They’re glassy eyed, maybe even falling asleep, chatting or texting.
Worse still and more embarrassing is the presenter who becomes frantic, attempting to regain attention.
It has happened to me twice.
The first was early in my speaking career when I became aware of a lady in the front row, slumped, with her head back and her mouth open, quietly snoring. The second was later, during a presentation, and I watched with increasing concern as one after another, the people in the audience got that glazed look. They were too polite to nod off or chat, but the evidence was there. I had been asked to present on the subject and had failed to research that audience and their needs, which, it turned out, were on a different level altogether.
I well remember the panicky feeling. Fortunately I managed to turn the situations around. As the snores gently increased, we moved quickly into small group discussion so that the people around the sleepy-head moved and woke her up to participate. And in the presentation, as it became increasingly obvious that the material I had prepared was just not appropriate, I was able to drop the script, and work with the audience to find out their needs and present something they needed and got quite excited about. But I will never forget that initial feeling of losing attention.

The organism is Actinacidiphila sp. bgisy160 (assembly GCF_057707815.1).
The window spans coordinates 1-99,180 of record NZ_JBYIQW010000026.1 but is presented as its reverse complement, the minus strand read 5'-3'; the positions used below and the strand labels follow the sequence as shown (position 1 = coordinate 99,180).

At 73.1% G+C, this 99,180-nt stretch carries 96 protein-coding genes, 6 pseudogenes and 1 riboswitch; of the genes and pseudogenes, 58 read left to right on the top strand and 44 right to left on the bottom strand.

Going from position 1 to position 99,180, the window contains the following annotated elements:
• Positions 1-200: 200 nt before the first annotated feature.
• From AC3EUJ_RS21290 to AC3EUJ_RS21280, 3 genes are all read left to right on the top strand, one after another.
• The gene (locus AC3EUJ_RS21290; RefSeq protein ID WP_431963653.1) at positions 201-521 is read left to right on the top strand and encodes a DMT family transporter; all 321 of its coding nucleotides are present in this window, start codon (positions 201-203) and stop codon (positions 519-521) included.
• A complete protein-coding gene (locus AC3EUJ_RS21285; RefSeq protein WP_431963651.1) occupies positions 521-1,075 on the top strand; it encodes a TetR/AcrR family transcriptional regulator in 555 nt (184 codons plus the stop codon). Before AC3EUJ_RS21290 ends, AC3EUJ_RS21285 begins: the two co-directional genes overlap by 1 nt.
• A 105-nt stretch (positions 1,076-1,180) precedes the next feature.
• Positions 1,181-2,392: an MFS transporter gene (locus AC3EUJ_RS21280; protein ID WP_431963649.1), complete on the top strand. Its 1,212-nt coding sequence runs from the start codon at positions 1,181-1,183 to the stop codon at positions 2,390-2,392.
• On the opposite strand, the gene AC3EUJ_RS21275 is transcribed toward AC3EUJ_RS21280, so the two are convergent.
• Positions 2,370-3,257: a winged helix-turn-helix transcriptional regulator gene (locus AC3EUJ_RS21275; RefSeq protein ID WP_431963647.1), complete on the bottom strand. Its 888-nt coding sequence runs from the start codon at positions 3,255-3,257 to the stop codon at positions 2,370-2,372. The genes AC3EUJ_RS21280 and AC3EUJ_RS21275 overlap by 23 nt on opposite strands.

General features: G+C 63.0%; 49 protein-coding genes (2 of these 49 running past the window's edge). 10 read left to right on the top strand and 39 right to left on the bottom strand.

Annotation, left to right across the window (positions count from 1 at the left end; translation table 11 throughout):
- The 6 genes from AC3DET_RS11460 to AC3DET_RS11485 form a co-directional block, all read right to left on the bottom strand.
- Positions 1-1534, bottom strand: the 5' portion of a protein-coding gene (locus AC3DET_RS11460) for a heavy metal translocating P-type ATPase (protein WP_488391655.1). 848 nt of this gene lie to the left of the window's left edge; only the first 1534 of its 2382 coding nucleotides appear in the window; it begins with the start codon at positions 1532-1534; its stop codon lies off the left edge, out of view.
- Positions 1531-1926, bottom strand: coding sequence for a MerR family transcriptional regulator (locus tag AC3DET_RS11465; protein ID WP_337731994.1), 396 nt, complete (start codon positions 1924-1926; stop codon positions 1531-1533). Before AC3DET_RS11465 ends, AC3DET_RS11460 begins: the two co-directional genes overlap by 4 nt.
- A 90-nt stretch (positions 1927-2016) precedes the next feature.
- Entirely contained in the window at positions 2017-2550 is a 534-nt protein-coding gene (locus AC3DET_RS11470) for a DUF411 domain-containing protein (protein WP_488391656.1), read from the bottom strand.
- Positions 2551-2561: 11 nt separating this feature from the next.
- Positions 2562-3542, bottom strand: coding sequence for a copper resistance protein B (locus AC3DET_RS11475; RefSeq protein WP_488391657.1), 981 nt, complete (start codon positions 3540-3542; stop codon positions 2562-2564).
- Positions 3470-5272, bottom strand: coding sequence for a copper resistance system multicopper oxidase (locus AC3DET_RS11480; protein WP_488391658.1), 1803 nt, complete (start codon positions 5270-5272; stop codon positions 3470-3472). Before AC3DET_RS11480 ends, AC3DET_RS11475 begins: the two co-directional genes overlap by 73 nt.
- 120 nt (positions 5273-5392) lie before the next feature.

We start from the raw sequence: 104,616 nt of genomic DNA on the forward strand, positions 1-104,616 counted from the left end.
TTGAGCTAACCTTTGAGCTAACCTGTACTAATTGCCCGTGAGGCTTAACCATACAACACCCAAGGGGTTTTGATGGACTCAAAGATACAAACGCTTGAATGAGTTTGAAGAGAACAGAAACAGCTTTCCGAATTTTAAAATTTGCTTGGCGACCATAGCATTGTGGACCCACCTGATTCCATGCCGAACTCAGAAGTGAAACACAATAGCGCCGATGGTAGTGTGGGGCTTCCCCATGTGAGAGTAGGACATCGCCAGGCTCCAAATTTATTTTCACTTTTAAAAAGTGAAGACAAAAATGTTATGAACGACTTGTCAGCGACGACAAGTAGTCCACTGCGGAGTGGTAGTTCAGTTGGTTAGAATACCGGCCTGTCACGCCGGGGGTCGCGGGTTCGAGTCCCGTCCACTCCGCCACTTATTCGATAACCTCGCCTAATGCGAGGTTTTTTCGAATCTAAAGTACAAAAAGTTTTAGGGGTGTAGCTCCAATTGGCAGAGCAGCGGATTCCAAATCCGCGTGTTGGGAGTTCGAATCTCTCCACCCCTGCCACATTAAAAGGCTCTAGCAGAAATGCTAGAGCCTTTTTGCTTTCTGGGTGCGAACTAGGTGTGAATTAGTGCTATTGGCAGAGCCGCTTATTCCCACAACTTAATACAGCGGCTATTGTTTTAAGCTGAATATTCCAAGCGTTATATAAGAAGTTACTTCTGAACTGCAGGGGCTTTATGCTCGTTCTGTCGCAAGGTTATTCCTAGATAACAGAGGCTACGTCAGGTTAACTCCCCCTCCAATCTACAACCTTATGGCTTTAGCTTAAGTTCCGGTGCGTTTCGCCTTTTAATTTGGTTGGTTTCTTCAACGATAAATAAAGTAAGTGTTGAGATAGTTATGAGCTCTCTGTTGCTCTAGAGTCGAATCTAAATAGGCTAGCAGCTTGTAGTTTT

Avoid the whole situation if you can by researching your audience and make sure you address the What’s In It For Me factor.
Avoid the whole situation if you can by embedding signposts so that your audience can follow the road of your presentation with you.
Avoid the whole situation if you can by ensuring you have variety wired into your presentation, and have something up your sleeve that you can move into if necessary.
Introduce a new visual.
Involve the audience.
Change your stance, body language or walking pattern.
Change from a complex approach to the subject and create pure simplicity. Change direction entirely.
Ask for directions to take.
Whatever you use, it will become a smooth, professional piece of your presentation instead of a situation that embarrasses you and your audience.